Thursday, May 04, 2006

Why the TABOR Family Failed

Now that the TABOR family is poised to be sunk today by the state Senate, the far fiscal right is searching desperately for reasons why.

The early answers were problems with leadership. If only someone could've championed the amendment like it deserved to be championed. As Charlie Sykes lamented earlier this week: "TPA died as a result of a lack of leadership, will, and principle."

Apparently the stumping around the state by GOP gubernatorial candidate Mark Green over the past month didn't provide enough steam. Even though it was Sykes who predicted the stumping by Green would provide just the right amount of umphh to push the amendment straight through the state legislature.

And it's not as if the Assembly leadership didn't try to get the amendment through. How can we forget the three straight days spent in caucus last week by the GOP Assembly? You know you're working hard when you finally pass an amendment to the state constitution at 4:37 am.

Wanting to find someone else to blame, without necessarily casting the leadership excuse aside (it's still good ammo for recall elections), Sykes and others have come up with a new explanation for why the amendment failed. It was those selfish lobbyists.

Sykes tells readers in a column appearing in CNI newspapers around the Milwaukee area: "Last week, those lobbyists swarmed the Capitol in record numbers – more than a hundred special interest groups descended on legislators, most of them trying to kill an amendment that would have limited their access to the public trough."

Among those greedy groups was the Wisconsin Catholic Conference, the Wisconsin Coalition of Churches, the Lutheran Office for Public Policy in Wisconsin, the Wisconsin Coalition Against Domestic Violence, the Milwaukee Jewish Federation, the League of Women Voters, and the Wisconsin Council on Children and Families. A self-interested bunch, indeed.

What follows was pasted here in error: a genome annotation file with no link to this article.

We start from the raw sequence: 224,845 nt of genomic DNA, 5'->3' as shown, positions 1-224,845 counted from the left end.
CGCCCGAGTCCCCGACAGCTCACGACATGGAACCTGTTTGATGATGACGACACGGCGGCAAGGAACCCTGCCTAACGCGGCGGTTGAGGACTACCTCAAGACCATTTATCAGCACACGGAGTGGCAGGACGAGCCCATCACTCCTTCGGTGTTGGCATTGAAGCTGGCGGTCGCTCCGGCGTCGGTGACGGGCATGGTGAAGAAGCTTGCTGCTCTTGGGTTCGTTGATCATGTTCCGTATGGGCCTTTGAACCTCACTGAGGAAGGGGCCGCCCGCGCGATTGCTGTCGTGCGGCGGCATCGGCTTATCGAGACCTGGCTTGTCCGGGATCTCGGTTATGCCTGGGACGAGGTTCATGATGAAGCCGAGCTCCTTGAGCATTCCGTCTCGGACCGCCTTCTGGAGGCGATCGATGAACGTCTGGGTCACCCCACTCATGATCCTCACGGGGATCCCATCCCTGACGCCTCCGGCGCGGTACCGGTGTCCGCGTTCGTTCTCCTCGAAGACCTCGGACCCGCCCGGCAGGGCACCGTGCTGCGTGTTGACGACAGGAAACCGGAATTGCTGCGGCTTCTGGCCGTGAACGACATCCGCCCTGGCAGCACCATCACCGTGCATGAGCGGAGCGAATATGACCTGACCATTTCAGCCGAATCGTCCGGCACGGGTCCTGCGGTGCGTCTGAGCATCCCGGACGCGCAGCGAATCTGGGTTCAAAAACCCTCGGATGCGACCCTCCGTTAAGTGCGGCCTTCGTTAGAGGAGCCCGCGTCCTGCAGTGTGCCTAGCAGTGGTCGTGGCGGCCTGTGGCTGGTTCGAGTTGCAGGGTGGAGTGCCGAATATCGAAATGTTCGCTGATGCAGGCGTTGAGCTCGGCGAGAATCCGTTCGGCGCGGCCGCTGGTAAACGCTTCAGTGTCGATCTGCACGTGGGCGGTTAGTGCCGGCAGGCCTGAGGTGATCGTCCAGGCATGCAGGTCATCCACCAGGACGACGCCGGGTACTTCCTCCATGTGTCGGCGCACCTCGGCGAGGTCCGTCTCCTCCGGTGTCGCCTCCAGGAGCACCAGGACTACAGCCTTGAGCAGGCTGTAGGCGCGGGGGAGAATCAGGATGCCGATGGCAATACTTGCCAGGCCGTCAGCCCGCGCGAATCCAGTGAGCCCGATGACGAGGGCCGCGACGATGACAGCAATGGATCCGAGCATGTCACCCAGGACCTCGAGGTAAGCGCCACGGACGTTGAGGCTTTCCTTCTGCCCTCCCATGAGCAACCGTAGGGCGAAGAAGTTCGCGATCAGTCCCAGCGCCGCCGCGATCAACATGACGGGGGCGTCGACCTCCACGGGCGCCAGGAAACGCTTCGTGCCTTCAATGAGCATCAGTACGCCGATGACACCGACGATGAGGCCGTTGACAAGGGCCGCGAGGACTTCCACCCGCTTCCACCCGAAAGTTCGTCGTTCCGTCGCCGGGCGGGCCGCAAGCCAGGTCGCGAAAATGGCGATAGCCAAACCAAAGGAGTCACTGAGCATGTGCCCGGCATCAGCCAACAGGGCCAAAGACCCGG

But there are a few lobbyists Sykes doesn't want to discuss.

At the top of the list is the biggest spending special interest group in the state -- Wisconsin Manufacturers & Commerce (WMC). WMC and the well-funded national conservative lobby group Americans for Prosperity (AFP) started running advocacy ads for the amendment less than a week after its announcement three months ago.

And who can forget when AFP brought Colorado economist Barry Poulson to Madison to speak at the first invitation-only public hearing on the amendment. When asked by a legislator at the hearing how much AFP was paying him to provide his expert testimony on the fiscal situation in Wisconsin, Poulson decided it was best not to respond.

Even more recently the conservative shadow group Coalition for American Families began running a radio spot for the amendment across the state. It's the first we've heard from the Middleton-based group since the last time families in America faced a serious issue. Of course, I'm talking about blowing the cap off the school voucher program in Milwaukee.

What these groups, and a few others, lack in numbers, they more than make up for in funding and, subsequently, ties to legislators.

And Republicans happen to control the state legislature. Yet the preferred amendment of the far fiscal right still couldn't make it through even one of the houses. The original amendment -- the one proponents actually wanted -- was rejected by the Assembly in a lopsided 66-32 vote.

That means nearly one-half of the Assembly GOP caucus shot down the amendment preferred by the far fiscal right after three days straight of trying to be convinced they should vote for it.

That's not a result of lacking leadership or lobbying by the other side. That's a result of the majority of the state not being on board with taking the extreme measure of writing broad, restrictive fiscal policy into the state constitution.

The failure of the TABOR family was ideological all the way.

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